The CFPB recently released a report on Consumer Credit Disputes finding that consumers in majority Black and Hispanic neighborhoods had a disproportionally higher amount of disputes on their credit reports. The report indicates that this trend was across several credit categories, including auto loans, student loans, and credit cards.
According to the Bureau, credit reports play a critical function in personal finance, as they are used by lending institutions and are often reviewed as part of lease and job applications. Complaints about inaccurate credit reporting has increased more than 100% since the beginning of the COVID-19 pandemic and the process to correct inaccurate credit reporting has been characterized as difficult for consumers to complete.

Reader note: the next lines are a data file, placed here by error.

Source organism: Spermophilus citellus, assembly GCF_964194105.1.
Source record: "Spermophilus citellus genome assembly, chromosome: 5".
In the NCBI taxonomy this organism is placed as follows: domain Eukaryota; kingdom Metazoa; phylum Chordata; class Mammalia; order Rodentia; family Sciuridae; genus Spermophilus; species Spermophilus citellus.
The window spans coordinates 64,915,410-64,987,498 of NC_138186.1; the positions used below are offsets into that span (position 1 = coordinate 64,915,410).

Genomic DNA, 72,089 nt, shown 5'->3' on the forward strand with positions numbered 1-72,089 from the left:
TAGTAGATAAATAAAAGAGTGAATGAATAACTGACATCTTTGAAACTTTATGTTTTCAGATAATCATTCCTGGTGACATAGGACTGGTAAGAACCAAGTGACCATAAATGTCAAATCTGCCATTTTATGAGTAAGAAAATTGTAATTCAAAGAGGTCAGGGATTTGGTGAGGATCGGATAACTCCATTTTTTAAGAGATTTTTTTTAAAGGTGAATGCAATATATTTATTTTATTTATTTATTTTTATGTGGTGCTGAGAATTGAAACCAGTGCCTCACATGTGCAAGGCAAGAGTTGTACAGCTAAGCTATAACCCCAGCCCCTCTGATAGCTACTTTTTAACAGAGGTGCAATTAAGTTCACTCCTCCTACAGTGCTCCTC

In the report, the CFPB reviewed dispute flags across accounts and organized by the racial and ethnic make-up of the neighborhood based on census data. The report, which included data from accounts opened between 2012 and 2019, found that 2.8% of auto loans in majority Black neighborhoods had dispute flags and 1.3% of auto loans in majority Hispanic neighborhoods had disputes, compared to 0.8% in both majority White and majority Asian neighborhoods, respectively. The data indicates that 0.9% of student loans had dispute flags in majority White neighborhoods and 0.8% in majority Asian neighborhoods, whereas dispute flags made up 2.4% of reports in majority Black neighborhoods and 1.3% majority Hispanic neighborhoods. These trends were similar when looking at the data for retail cards and credit cards.
The report indicates that the data answered some questions but raised others. In a press release, the CFPB stated that it is “committed to further researching the root causes of credit information disputes, as well as investigating the reasons for the demographic disparities found in the report.”